Integration of Visual and Nonvisual Information in Nucleus Reticularis Thalami of the Cat

  • Fritz Schmielau
Part of the NATO Advanced Study Institutes Series book series (NSSA, volume 27)


In cats with grey für extracellular recordings from 83 neurons of the nucleus reticularis thalami were obtained. Spontaneous activity and responses to electrical and light stimuli were investigated. Electrical stimuli were applied to each optic nerve, optic chiasm, visual cortex, superior colliculus, and to the mesencephalic reticular formation. Stationary light spots of various diameters were presented monocularly and binocularly. The corticofugal influence was assessed by reversibly inactivating the exposed parts of visual areas 17 and 18. Anatomical material (Szentágothai et al., 1972) and recent neurophysiological data (Dubin and Cleland, 1977) suggest that neurons of the perigeniculate nucleus are involved in inhibition of geniculate relay cells; therefore, special attention has been given to the possible role of nucleus reticularis thalami neurons as extrinsic interneurons of the dorsal lateral geniculate nucleus (LGN).

The perigeniculate nucleus apparently is a functional visual substructure of the nucleus reticularis thalami, receiving predominantly monosynaptic input from Y-cells of both retinae, whereas the rest of the nucleus reticularis thalami above the LGN is mainly innervated polysynaptically. Neurons of the nucleus reticularis thalami are identified as interneurons by their transsynaptic activation due to visual cortical stimulation and their typical response scatter to optic nerve, optic chiasm, visual cortex, and superior colliculus stimulation. Each of these stimuli usually elicits a burst of spikes (primary excitation) which, in most cases, is followed by a period of inhibition. Stimulation of the mesencephalic reticular formation causes inhibition in 63% (n = 52) and activation of 11% (n = 9) of nucleus reticularis thalami cells. Inactivation of the visual cortex prolongs the primary excitation caused by optical chiasm, visual cortex, and superior colliculus stimulation and reduces the strength of postexcitatory inhibition reversibly.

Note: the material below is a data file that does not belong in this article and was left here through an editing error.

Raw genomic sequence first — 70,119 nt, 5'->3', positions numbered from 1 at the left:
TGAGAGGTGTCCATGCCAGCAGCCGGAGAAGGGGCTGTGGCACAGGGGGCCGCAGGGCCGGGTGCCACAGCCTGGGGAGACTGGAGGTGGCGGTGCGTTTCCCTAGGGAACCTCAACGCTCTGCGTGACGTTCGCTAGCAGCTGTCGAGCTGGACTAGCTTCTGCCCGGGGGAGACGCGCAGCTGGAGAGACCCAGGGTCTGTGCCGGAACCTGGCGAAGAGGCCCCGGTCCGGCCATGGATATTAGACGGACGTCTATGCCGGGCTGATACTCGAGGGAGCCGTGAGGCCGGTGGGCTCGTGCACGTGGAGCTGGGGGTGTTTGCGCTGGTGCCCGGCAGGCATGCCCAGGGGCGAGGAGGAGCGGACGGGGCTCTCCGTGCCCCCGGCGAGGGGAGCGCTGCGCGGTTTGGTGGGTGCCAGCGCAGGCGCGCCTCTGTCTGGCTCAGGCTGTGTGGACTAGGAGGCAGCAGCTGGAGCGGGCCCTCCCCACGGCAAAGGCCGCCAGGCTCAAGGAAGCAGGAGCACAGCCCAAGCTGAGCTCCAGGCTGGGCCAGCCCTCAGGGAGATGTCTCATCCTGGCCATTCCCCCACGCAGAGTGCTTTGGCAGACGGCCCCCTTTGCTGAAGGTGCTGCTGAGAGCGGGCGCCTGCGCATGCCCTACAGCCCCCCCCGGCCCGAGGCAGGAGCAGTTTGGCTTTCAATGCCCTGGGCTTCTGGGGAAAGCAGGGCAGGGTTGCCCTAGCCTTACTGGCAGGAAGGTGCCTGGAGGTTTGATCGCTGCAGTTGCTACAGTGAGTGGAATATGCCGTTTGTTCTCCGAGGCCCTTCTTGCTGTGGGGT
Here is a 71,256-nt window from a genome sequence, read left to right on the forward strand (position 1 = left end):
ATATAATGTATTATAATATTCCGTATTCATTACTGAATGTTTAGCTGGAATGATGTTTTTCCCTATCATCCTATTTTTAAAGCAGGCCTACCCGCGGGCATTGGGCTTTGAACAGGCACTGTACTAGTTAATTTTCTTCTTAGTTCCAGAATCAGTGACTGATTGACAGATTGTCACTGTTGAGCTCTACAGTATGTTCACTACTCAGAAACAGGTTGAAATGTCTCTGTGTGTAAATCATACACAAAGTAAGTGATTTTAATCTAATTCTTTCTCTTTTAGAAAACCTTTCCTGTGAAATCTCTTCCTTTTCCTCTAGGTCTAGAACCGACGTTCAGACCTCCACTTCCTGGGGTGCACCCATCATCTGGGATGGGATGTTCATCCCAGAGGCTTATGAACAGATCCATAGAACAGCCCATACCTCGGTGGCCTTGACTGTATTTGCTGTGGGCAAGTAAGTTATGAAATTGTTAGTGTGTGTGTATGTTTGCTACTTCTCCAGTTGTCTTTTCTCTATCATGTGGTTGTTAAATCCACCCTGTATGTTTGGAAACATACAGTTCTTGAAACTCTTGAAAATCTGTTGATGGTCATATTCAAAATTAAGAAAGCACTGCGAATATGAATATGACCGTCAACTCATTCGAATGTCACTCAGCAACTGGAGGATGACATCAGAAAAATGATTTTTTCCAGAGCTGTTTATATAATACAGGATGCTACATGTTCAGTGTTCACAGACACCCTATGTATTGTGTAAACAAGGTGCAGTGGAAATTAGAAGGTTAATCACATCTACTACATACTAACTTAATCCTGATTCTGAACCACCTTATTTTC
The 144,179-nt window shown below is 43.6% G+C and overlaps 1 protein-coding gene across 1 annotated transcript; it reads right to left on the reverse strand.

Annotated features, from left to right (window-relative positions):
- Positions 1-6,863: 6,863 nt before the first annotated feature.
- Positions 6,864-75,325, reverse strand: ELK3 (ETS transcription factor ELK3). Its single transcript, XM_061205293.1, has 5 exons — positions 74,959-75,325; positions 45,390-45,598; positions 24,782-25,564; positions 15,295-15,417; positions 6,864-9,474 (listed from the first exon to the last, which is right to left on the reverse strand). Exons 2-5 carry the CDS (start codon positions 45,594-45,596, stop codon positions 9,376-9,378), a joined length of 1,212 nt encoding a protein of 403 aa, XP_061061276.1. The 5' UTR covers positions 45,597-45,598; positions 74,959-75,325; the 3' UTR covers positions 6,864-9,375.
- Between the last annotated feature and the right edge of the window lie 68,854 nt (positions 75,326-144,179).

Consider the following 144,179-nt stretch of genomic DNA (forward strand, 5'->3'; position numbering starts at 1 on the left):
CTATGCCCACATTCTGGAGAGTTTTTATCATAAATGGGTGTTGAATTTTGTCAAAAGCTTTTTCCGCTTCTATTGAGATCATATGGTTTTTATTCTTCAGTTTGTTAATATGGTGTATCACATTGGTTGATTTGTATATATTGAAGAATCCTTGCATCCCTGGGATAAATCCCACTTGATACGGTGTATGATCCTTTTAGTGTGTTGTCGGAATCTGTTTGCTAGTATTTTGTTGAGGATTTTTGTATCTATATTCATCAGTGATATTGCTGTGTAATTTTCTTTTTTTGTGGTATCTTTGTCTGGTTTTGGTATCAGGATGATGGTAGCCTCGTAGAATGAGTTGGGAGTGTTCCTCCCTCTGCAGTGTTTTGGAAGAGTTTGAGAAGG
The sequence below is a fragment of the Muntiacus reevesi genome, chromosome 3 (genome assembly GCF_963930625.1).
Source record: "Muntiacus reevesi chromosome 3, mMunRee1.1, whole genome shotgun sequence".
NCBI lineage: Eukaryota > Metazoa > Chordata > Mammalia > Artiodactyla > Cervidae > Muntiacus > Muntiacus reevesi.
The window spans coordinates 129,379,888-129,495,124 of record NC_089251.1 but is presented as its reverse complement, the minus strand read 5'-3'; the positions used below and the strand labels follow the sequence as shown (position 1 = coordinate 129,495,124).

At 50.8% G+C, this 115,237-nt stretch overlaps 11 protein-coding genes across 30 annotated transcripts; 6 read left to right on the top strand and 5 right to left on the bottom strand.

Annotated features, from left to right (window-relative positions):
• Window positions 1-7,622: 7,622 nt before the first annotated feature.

The model that is proposed explains binocular inhibition and disinhibitory effects of mesencephalic reticular formation stimulation in LGN relay cells via a pathway including the nucleus reticularis thalami. In addition, corticofugal effects that were described recently (Schmielau and Singer, 1977a; Schmielau and Singer, 1977b) are in accordance with the hypothesis.


Visual Cortex Superior Colliculus Lateral Geniculate Nucleus Optic Chiasm Nucleus Reticularis Thalamus 
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Copyright information

© Plenum Press, New York 1979

Authors and Affiliations

  • Fritz Schmielau
    • 1
  1. 1.Institute for Medical PsychologyLudwig-Maximilians University of MunichMunichGermany

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